By Susan Smith Blakely • November 16, 2014•Careers, Other Career Issues
One day last week, I was driving down the beautiful George Washington Parkway on the way from my home in Virginia to catch a train from DC to NYC to spend a few days with my daughter. It was a beautiful day, which included a splendid display of fall foliage mixed with the natural tones and textures of rustic stone walls and dramatic views of the Potomac River below. The effect was to charm me, comfort me and make me love our Nation's Capital as I always have.
My public radio station was playing in the background, but my focus was on beauty and contentedness. I am a lucky woman, and I know it. But I do not take it for granted.
Then, suddenly, my mood changed. The fall colors turned to greys and blacks, and the beautiful blue sky darkened in an ominous and oppressive way. Content became alarm, and beauty disappeared from my consciousness.
A news story from the BBC had interrupted my blissful moment. Reports of the awful destruction from distorted and extremist religious and culture beliefs in the Middle East are not unusual today, but this one caught my attention as few others have. It was about the heinous practices against women, and it made my blood curdle.
The story was about a Pakistani woman, who like many other young women in her country, have been victims of acid attacks. In this case, the parents of the young woman's husband held the woman down while her husband poured acid on her face as retribution for what his family considered an inadequate dowry.
After the attack, the young woman's face swelled to an unrecognizable state, and her burns festered. The family allowed her to suffer for ten days before taking her to a hospital. She was fortunate to survive. Many others do not.
Since that time, she has acquired a generous sponsor in an enterprising business woman, who has provided workplace training and helped the young woman to receive over 100 surgeries for her disfigurement. Her facial and body scars remain readily apparent, but she is independent and appreciates the kindness of another woman, who took her in and devoted hard work and resources to making the young woman whole again.
This is both a terrible and a wonderful story. It should cry out to all women on so many different levels ----as it did to me that day of my blissful drive on the Parkway. Most especially, it should cry out to women lawyers.
It should validate us as women, who can make a difference, and it should challenge us to take up that calling. It should speak to the truth that women owe it to other women to "pay it forward" and recognize that, with position and authority, comes responsibility. It should pummel us forward as women lawyers to use our intelligence and skills to break the terrible cycles of abuse and terror against women and other disadvantaged groups at home and abroad.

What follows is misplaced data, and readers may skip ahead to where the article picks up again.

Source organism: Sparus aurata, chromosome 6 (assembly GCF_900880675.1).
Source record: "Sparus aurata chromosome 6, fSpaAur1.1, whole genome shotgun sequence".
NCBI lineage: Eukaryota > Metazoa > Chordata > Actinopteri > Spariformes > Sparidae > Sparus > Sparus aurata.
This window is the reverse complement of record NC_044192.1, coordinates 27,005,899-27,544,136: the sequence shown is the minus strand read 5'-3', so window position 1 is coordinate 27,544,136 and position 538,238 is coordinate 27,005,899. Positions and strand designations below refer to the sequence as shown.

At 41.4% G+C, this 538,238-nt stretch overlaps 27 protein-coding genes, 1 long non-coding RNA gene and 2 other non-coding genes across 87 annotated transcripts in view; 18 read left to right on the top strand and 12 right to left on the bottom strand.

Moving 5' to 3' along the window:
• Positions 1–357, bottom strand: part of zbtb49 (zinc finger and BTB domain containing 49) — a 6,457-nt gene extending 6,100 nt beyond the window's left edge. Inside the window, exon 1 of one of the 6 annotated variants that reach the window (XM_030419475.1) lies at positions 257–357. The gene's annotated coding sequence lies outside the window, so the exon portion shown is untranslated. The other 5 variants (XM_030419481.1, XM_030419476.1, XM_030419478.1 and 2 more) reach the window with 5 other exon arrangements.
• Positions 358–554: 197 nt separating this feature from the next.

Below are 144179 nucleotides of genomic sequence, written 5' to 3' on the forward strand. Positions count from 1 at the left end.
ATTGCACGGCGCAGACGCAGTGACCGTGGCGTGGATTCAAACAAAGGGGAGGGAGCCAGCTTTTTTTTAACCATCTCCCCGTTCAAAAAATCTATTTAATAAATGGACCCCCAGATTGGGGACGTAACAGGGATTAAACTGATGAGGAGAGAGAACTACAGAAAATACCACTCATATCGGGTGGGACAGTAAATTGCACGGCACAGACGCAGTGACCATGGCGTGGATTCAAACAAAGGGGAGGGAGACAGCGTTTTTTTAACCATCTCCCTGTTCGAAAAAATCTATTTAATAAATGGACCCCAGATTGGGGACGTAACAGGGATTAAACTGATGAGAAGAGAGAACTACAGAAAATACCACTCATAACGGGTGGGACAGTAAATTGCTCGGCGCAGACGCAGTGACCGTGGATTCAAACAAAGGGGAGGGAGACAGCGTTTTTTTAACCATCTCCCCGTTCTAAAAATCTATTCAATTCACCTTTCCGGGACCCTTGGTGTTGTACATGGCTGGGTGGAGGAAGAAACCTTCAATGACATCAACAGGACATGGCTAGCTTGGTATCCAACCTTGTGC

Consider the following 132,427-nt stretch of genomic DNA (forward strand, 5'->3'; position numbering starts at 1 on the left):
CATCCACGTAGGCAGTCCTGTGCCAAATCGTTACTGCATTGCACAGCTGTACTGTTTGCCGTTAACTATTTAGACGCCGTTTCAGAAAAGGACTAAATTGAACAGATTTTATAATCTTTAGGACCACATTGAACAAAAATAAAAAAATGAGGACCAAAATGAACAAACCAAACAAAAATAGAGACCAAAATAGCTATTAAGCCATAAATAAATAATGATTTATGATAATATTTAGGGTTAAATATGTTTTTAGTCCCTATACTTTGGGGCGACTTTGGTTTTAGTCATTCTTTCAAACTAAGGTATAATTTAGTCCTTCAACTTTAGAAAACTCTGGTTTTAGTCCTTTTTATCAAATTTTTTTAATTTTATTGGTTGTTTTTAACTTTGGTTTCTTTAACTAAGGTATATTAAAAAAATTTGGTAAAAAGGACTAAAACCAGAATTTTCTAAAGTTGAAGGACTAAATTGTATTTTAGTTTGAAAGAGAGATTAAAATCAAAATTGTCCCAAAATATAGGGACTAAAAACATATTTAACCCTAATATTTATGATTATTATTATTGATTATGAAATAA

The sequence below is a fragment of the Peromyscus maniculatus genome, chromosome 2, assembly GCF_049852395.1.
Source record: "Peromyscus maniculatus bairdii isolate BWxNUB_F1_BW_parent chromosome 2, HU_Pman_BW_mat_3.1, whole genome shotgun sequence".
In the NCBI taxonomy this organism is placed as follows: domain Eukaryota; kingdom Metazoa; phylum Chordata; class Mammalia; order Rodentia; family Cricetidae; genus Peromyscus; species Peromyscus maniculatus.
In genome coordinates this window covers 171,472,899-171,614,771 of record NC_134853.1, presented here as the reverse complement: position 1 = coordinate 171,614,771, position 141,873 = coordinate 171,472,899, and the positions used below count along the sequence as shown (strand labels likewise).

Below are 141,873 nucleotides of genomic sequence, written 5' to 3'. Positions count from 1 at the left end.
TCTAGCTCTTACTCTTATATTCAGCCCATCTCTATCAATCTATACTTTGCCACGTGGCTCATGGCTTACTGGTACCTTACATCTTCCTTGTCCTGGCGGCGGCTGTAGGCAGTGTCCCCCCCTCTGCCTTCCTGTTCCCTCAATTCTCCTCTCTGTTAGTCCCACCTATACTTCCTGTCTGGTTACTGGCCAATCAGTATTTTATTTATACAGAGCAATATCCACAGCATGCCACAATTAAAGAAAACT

My wish for you is that you will hear the cries of human need and use your talents to create a better world. As a lawyer, you are able to do things that others cannot. Do not squander this privilege. The abuses against women is only one calling. There are so many other causes and so many other ways to make a positive difference in the world.
Make your light shine to guide others to places of safety and comfort. Do it for those in need and despair. You will discover that you also are doing it for yourself.
Susan Smith Blakely is the Founder of LegalPerspectives LLC and a nationally-recognized author, speaker and consultant on issues related to young women lawyers, young women law students and young women interested in careers in the law. She is author of Best Friends at the Bar: What Women Need to Know about a Career in the Law (Wolters Kluwer/Aspen Publishers 2009), and Best Friends at the Bar: The New Balance for Today's Woman Lawyer (Wolters Kluwer Law & Business 2012), which addresses the work-life struggle for women lawyers and includes twelve profiles of women who have successfully transitioned from one practice setting to another. Her new book, Best Friends at the Bar: Top-Down Leadership for Women Lawyers, will focus on the responsibilities of law firm leaders and will be released by Wolters Kluwer Law & Business in 2015.
Ms. Blakely frequently speaks at colleges and universities, law schools, law firms and law organizations, and she has been featured in media including the LA Daily Journal, National Jurist, Washington Examiner Newspaper, Forbes Woman, DC Spotlight, Daily Muse and Huffington Post Business. Ms. Blakely also is a frequent guest speaker and panelist at conferences on women's issues and the law profession.
Ms. Blakely graduated from the University of Wisconsin with distinction and from Georgetown University Law Center where she taught legal research and writing. She also is a Marshall Goldsmith trained career and leadership coach and a member of the CoachSource global network of leadership coaches. She also is a career coach for the Indiana University Marshall Goldsmith Leadership Development and Executive Coaching Academy. For more information, please visit www.bestfriendsatthebar.com.